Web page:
BREAKDOWN

When compared to similar web-based and app-based design tools of this caliber, it’s difficult to find many pain points with Webflow. It is often touted by users as being one of the more “mature” platforms, even supporting jQuery. Outside of the need to be tethered to the internet to use it, Webflow is a straight-forward web-based app that can provide functional and clean code when you’re finished with the visuals.


UNBOUNCE

This one isn’t really a responsive design application, but worth look into if you need simple landing pages that can be edited by non-designers.

“Our powerful drag & drop landing page builder lets you create responsive pages without any help from a technical team. The Unbounce “code-free zone” means you can easily build a high-converting landing page, then publish to the web in a single click – all without any knowledge of HTML.” 2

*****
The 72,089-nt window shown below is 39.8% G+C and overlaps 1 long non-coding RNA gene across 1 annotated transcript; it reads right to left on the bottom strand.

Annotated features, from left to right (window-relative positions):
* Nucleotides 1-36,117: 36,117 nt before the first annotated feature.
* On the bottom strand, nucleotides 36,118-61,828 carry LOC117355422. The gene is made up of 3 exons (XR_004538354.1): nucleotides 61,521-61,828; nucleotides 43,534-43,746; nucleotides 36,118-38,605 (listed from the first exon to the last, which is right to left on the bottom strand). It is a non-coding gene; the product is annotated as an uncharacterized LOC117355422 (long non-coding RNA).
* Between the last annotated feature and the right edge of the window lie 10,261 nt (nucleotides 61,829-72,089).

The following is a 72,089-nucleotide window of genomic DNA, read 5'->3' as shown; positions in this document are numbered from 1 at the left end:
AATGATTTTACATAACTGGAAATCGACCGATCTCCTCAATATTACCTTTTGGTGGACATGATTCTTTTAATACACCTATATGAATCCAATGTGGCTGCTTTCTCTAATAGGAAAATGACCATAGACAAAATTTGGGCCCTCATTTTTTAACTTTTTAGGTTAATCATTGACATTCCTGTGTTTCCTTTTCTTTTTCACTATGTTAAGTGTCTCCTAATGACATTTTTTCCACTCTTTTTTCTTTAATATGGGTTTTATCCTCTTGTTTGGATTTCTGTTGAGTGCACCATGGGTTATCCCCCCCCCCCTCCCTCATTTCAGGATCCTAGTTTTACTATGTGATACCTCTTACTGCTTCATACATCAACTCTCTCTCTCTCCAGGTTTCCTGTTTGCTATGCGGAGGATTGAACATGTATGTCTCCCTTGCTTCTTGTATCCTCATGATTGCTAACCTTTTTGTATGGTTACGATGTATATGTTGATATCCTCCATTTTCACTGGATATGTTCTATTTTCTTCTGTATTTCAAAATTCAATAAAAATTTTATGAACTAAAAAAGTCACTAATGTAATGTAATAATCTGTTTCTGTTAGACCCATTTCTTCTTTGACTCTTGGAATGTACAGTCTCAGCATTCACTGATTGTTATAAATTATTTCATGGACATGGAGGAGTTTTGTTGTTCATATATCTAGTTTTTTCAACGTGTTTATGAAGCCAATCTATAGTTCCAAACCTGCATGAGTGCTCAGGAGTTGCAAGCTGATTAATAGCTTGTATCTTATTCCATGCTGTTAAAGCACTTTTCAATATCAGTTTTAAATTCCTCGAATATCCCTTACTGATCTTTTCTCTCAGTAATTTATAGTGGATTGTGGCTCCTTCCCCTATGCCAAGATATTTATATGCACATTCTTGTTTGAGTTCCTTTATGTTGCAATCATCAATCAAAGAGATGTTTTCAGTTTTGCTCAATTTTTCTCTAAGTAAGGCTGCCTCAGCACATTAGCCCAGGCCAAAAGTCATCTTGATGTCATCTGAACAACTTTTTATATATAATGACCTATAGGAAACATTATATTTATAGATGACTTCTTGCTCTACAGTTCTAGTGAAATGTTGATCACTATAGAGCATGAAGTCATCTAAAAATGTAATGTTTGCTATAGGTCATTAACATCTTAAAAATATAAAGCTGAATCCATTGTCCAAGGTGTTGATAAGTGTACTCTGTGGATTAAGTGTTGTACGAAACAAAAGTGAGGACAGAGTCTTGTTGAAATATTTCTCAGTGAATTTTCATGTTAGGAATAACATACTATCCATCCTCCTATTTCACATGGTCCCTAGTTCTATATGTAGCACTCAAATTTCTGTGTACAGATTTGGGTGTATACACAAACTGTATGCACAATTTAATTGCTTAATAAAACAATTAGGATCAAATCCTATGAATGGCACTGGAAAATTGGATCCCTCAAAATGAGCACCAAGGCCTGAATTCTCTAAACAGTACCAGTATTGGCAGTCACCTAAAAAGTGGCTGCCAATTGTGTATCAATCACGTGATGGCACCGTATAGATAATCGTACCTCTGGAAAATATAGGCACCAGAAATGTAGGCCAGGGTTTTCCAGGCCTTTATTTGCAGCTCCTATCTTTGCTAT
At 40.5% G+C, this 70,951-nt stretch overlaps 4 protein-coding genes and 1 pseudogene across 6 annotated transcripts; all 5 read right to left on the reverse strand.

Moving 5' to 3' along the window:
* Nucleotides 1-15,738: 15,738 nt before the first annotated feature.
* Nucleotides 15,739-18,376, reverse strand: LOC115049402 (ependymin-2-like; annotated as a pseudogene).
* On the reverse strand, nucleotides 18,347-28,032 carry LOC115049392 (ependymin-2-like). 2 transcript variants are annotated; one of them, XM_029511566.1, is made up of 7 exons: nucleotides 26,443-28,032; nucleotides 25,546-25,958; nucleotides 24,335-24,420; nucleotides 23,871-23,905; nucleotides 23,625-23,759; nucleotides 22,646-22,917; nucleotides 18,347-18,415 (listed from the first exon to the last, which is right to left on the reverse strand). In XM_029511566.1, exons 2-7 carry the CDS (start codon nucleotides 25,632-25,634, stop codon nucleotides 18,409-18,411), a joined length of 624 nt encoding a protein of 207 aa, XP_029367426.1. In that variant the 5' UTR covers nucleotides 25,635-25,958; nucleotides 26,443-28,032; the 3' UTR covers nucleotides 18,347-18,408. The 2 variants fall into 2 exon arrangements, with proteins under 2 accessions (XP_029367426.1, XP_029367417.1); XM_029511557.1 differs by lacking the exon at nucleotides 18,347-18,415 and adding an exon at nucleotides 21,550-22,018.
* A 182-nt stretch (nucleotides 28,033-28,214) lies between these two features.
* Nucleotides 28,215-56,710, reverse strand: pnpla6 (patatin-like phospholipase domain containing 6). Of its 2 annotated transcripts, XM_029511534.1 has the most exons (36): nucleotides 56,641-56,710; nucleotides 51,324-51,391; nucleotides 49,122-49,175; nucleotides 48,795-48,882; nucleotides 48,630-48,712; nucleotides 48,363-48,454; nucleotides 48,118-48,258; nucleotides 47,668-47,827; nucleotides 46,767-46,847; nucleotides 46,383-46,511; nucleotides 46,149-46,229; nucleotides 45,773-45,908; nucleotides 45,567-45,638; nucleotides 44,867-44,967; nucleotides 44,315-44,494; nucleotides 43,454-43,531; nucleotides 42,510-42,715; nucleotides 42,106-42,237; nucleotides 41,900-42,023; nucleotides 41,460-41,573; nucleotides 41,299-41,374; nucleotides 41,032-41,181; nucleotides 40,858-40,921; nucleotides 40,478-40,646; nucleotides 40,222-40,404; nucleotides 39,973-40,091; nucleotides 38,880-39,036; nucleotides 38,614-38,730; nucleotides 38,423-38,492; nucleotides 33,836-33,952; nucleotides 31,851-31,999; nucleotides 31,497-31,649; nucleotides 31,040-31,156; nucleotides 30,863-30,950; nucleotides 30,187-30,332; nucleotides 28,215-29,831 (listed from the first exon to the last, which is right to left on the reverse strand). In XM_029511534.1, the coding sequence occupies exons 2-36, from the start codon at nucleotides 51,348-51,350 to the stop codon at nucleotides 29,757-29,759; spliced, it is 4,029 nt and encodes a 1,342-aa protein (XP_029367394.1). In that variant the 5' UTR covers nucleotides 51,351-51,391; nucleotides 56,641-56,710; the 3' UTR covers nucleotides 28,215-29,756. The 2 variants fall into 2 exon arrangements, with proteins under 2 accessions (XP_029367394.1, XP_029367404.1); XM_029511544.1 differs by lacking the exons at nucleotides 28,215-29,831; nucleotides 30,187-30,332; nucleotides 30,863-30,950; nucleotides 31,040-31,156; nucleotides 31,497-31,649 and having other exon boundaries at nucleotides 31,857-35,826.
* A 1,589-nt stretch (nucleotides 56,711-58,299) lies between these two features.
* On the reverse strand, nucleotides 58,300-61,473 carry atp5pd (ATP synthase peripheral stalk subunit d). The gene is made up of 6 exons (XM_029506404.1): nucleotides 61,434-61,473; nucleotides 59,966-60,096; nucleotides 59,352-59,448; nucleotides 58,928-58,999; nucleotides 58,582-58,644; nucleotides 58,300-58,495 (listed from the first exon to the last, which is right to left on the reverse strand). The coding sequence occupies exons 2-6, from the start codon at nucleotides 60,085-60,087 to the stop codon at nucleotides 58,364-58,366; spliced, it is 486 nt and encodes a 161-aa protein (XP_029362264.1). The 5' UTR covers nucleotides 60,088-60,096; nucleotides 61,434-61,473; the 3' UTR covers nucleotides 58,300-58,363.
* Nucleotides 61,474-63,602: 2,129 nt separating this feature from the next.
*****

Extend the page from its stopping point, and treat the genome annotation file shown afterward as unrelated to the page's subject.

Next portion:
PROS

  • Easy to use and useful for those with or without HTML/CSS knowledge
  • A/B testing functionality
  • A plethora of templates to start with

CONS

  • A web-based app. Requires internet connection to run.
  • No direct access to HTML/CSS to edit/fine-tune for those who are familiar with code.
  • Relies heavily on hiding and revealing elements that differ between views.
  • Only two automatic breakpoints: Mobile and Web.

COST

Unbounce it web-based and requires subscribing (either monthly or annually). Depending on your needs, unlimited access to all of Unbounce’s features can cost you anywhere from $49/mo to $499/mo. Of course, there are savings to be had if you choose the annual route.
They offer a 30-day, risk-free trial.

BREAKDOWN

Unbounce primarily focuses on landing pages so it’s not a design too, per se, but it is a powerful way to crank out simple landing pages with ease. With powerful A/B testing, it can be an effective marketing tool and allow non-designers the ability to make good looking landing pages. The learning curve is not steep– just a few minutes of experimenting and Unbounce should make it easy to understand and use.